The US Food and Drug Administration (FDA) has granted a De Novo request for Phagenesis’ Phagenyx neurostimulation system to treat a type of dysphagia.

Dysphagia is broadly characterised as difficulty in swallowing, and neurogenic dysphagia is caused due to disruption of the neurological systems.

Injury to the central nervous system (CNS) is the most common cause of neurogenic dysphagia. Neurogenic dysphagia is also caused by damage to the peripheral nervous system.

Phagenyx is an advanced therapy system that targets neurological components of swallowing coordination, to treat neurogenic dysphagia.

The system leverages pharyngeal electrical stimulation (PES) to restore swallowing control in patients with severe dysphagia, after a stroke.

The treatment using Phagenyx showed superior results when delivered at the earliest stages after injury to enhance neurorehabilitation and restore swallowing control, said the company.

Phagenesis chief executive officer Reinhard Krickl said: “The Phagenyx System is a next-generation therapy for neurogenic dysphagia that has been shown to deliver significant benefits in swallowing safety and swallowing efficiency, which have the potential to translate into substantial health economic benefits due to accelerated patient recovery.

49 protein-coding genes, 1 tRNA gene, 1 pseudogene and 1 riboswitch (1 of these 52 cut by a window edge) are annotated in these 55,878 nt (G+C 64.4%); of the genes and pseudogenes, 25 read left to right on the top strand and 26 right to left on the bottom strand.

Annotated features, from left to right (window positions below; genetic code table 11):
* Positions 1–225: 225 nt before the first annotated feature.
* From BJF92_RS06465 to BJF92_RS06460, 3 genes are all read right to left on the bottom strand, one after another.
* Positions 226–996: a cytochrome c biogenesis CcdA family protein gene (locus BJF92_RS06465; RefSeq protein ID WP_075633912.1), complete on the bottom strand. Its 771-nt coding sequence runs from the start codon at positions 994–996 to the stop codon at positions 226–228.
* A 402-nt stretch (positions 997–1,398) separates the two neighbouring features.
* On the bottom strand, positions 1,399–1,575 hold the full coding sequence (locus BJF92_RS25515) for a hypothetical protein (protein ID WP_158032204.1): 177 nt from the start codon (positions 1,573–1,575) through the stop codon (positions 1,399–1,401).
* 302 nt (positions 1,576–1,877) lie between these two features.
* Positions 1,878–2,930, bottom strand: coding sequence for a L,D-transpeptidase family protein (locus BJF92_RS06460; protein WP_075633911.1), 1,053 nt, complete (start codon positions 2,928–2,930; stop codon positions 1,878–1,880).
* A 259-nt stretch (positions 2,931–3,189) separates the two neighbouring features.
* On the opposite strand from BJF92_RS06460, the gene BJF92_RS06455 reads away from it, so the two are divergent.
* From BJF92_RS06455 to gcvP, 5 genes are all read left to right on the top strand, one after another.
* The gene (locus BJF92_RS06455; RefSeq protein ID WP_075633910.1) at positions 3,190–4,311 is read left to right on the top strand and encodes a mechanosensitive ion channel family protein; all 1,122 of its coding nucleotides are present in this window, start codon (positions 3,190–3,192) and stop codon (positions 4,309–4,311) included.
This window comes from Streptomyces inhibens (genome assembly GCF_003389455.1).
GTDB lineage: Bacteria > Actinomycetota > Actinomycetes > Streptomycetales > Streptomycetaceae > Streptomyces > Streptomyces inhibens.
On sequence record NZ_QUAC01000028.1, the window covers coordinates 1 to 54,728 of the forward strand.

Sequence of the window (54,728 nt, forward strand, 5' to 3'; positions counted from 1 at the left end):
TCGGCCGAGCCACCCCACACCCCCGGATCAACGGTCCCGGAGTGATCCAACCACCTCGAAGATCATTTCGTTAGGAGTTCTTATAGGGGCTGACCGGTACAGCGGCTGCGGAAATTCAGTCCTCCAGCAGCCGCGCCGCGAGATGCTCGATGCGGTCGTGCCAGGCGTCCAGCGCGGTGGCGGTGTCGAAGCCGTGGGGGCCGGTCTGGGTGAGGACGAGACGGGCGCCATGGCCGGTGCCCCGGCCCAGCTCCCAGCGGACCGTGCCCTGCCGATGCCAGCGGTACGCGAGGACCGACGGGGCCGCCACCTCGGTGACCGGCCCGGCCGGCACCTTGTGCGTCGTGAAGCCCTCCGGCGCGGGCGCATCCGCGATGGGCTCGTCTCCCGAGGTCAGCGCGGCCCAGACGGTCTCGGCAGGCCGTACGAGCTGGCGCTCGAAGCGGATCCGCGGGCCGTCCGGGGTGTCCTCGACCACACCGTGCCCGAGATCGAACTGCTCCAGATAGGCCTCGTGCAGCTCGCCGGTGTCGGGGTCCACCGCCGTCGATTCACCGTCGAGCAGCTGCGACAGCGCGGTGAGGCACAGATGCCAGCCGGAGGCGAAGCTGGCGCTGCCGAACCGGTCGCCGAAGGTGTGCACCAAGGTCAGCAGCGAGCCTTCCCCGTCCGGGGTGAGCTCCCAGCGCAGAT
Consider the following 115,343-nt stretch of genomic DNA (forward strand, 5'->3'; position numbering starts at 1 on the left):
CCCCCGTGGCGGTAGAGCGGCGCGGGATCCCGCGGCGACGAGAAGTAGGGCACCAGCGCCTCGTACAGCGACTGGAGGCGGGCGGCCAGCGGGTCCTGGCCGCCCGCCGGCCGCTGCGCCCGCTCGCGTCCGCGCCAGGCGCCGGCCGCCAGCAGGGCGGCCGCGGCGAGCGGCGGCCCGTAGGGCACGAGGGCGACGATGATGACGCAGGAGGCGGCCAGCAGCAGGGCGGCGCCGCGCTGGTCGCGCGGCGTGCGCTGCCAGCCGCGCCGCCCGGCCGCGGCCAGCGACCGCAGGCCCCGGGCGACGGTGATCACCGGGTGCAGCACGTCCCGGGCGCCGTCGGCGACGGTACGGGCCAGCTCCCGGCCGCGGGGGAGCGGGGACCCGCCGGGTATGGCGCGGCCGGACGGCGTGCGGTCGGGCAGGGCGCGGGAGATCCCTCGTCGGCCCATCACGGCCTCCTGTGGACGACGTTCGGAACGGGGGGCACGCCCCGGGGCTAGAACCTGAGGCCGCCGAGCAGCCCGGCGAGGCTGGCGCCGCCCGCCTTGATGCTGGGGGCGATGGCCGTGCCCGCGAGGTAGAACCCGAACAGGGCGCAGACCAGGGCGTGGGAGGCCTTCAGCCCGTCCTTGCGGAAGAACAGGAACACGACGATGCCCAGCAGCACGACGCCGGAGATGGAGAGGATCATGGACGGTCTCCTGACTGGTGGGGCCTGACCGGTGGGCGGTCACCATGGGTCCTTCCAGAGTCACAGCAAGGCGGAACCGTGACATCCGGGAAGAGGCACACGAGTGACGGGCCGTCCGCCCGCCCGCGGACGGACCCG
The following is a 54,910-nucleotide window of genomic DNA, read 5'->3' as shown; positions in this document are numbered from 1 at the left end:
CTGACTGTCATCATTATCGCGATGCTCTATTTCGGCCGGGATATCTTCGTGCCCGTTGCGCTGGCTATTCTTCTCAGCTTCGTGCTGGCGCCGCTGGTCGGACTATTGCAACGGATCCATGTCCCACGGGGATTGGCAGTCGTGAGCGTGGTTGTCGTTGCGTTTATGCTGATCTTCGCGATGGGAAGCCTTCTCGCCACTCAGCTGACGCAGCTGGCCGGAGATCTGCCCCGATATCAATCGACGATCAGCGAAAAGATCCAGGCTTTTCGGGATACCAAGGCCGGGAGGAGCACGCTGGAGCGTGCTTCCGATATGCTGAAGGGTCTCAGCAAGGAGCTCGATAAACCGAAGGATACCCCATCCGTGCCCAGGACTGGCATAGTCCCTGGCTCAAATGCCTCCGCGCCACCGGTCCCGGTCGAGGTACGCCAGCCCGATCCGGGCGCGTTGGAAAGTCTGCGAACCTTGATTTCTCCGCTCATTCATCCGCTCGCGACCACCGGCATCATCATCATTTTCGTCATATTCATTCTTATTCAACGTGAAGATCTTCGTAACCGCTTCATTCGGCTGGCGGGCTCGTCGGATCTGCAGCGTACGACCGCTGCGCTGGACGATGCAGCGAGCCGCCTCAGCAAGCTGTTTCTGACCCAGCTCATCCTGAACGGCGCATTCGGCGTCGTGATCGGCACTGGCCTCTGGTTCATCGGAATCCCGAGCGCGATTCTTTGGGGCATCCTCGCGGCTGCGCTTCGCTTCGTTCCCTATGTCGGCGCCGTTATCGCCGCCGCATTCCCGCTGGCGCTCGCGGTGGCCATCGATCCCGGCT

“We are pleased with the FDA’s decision to grant our de novo request and are eager to bring this new technology to the millions of patients in the US who suffer from post-stroke dysphagia and are desperate for a better solution.”

The Phagenyx system has received the US FDA Breakthrough Device designation, which indicates that the device addresses unmet needs in dysphagia care.

It is currently being commercialised in Europe and is developed in several randomised controlled trials (RCT) and large-scale real-world registries.

The US-based medical device maker is planning to commercialise the device in the US.

Stony Brook Southampton Hospital speech language pathology and swallowing services department head Marta Kazandjian said: “Dysphagia affects millions of people worldwide and many do not receive the desired outcome with currently available treatments.

The University of California, San Francisco (UCSF) professor of neurology Wade Smith said: “There is limited awareness of the significance of dysphagia in the critical care setting following prolonged mechanical ventilation or tracheostomy.

“Phagenyx has the potential to treat patients early in the ICU which has been shown to accelerate recovery, reduce hospital length of stay and prevent downstream complications.”